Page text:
10 Tips for Protecting Your Garden from Rabbits
Rabbits! They’re adorable, they make great pets, and if you have access to their litter box, their manure makes excellent garden fertilizer. And….I’m assuming that if you are growing vegetables, you aren’t doing it for the rabbits.
Here are some tips for keeping your vegetables safe from the rabbits. Keep in mind that effective rabbit control is likely to require more than one strategy.
If you have the space, stack the deck with extra plantings. No matter what you do, some of your vegetables may get munched. Farmers know this, and they often plant more than they need, knowing that some of the vegetables might go to the wildlife, so that they are left with enough for themselves.
Know their food preferences. Rabbits really enjoy eating young plants, so your crops are most in danger when they are small.
Physical barriers! Keep them out with obstacles like a two-foot high chicken wire fence that is buried 6 inches deep into the ground will keep most rabbits out (so you will need at least 2.5 feet of fencing). Vinyl coated chicken wire will last longer, since bare metal can oxidize and disintegrate more quickly when buried. You can also make a cage for your plants out of PVC pipe and chicken wire: http://gardeninglove.xyz/use-pvc-pipe-chicken-wire-to-make-raised-garden-beds-catbirdrabbit-proof/
Gross them out, part 1: Plant the perimeter of your garden with perennial plants that rabbits don’t like, such as bee balm, lavender, sage, thyme, alliums, and day lilies. You can also use mint and lemon balm, but make sure to plant these in pots, because they spread underground via runners and once you plant it in your yard, they are very difficult to get rid of when they spread too far.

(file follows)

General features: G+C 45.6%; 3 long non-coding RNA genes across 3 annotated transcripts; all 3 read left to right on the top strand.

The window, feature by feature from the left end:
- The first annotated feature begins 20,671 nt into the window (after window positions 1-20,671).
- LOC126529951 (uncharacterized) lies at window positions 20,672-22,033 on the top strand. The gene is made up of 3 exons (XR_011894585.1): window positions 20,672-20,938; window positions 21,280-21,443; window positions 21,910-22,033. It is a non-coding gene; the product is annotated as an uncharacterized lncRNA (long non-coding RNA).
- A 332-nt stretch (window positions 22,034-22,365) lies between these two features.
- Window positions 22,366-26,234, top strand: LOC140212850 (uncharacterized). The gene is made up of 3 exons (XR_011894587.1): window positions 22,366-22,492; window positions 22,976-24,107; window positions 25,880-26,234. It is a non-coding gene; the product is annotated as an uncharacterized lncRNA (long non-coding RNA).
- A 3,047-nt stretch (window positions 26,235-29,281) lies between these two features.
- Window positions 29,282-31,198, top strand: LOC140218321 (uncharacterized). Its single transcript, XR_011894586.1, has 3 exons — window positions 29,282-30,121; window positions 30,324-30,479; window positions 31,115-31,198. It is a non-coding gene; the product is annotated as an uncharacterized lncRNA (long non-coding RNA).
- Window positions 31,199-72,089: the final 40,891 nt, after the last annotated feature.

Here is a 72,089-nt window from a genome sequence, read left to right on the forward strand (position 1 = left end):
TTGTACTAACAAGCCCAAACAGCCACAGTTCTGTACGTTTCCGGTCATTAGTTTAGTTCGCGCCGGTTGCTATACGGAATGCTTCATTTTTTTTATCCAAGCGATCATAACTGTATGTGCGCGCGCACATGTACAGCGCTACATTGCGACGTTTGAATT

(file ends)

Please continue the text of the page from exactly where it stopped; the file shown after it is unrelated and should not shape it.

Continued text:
Gross them out, part 2: Companion planting! Along with your vegetables, plant plenty of herbs and flowers that rabbits don’t like, such as basil, rosemary, sage, lavender, calendula, scallions, onions, tomatoes, oregano and garlic (as well as mint and lemon balm in pots). This will help deter them from the garden. Even if you grow way more basil and scallions than you can use, it will help with safe pest control and attract beneficial insects.
Gross them out, part 3: Get some Irish Spring soap, shred it, and sprinkle it around your garden: https://www.hometalk.com/14959021/use-soap-to-keep-nibblers-from-your-garden
Gross them out, part 4: Make this Garlic and pepper spray (if you have children who may be tempted to touch plants, I would NOT recommend this option, since the capsacin in peppers can burn!) :https://premeditatedleftovers.com/gardening/inexpensive-organic-rabbit-repellent/
Scare them: If you have a cat or dog, letting them roam the yard can deter wildlife. Human hair is also an option! Get some from a hair salon, and sprinkle it around your garden.
Remove their habitats. Get rid of brush piles and excess leaves so they don’t have an easy place to hide.
Trick them. Lure them to another part of your yard by planting a small patch of clover or alfalfa away from your garden!
Need some help figuring out which solutions are right for your garden? Book a pest and disease house call in the Merrimack Valley and I'll help!